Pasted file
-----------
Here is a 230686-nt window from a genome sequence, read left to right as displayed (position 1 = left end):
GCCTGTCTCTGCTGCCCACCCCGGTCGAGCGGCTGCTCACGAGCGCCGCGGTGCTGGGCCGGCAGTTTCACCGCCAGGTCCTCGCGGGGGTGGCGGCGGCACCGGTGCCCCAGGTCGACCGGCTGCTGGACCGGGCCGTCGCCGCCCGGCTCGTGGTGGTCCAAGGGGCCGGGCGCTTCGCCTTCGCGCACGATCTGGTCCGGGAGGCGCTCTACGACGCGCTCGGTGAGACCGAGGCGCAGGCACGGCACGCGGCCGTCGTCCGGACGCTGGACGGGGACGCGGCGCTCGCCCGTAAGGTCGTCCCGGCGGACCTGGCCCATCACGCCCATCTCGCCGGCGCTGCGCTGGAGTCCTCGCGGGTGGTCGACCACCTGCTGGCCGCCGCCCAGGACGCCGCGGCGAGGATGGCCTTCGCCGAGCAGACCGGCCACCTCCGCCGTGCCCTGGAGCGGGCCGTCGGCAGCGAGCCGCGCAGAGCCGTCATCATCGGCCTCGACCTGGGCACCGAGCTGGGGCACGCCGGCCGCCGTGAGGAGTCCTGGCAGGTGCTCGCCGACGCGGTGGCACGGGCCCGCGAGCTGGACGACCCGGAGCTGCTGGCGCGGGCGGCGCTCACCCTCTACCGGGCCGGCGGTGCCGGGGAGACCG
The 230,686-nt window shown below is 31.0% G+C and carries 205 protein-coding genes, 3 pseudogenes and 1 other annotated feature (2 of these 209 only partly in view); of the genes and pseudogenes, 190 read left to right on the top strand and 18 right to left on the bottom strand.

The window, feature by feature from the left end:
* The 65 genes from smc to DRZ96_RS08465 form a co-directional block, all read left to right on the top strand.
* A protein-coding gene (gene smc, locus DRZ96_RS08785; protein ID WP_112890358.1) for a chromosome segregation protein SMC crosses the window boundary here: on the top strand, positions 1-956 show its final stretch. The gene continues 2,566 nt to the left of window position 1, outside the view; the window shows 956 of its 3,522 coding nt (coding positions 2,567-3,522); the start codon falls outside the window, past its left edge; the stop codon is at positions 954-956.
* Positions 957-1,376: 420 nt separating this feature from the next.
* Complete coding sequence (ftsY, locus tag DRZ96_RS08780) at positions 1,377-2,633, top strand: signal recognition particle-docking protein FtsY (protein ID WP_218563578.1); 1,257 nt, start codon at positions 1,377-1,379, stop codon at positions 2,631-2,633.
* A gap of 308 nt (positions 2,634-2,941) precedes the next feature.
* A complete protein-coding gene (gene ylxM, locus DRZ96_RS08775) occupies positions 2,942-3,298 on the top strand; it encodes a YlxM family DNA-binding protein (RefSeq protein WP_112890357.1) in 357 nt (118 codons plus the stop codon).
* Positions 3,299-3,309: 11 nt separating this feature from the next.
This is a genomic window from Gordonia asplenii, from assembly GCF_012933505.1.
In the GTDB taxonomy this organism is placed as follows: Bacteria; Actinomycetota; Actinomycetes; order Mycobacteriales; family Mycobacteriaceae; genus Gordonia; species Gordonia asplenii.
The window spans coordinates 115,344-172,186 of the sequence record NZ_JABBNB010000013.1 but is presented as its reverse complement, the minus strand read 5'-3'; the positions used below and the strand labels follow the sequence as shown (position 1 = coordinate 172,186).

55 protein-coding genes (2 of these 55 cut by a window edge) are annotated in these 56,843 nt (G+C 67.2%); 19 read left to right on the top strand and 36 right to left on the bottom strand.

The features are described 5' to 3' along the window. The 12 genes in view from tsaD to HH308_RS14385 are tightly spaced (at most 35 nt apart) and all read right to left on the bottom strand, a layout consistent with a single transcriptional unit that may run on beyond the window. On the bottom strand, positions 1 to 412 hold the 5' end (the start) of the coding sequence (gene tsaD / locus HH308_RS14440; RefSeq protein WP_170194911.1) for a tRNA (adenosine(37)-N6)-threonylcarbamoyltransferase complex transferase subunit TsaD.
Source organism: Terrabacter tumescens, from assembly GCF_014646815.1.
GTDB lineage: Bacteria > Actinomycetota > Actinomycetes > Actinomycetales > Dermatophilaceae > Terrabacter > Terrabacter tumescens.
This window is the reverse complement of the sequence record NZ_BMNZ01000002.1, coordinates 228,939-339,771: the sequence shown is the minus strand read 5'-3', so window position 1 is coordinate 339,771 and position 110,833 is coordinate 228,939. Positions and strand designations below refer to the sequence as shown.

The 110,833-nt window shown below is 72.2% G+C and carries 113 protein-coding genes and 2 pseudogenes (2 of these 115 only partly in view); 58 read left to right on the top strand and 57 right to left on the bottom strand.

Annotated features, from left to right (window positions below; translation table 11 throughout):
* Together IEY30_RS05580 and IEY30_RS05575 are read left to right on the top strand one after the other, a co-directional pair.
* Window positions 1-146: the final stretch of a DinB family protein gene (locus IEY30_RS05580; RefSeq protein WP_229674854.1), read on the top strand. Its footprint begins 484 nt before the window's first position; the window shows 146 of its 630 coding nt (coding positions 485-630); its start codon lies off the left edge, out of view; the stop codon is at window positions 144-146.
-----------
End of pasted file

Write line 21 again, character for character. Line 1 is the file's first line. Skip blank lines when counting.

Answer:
Annotated features, from left to right (window positions below; translation table 11 throughout):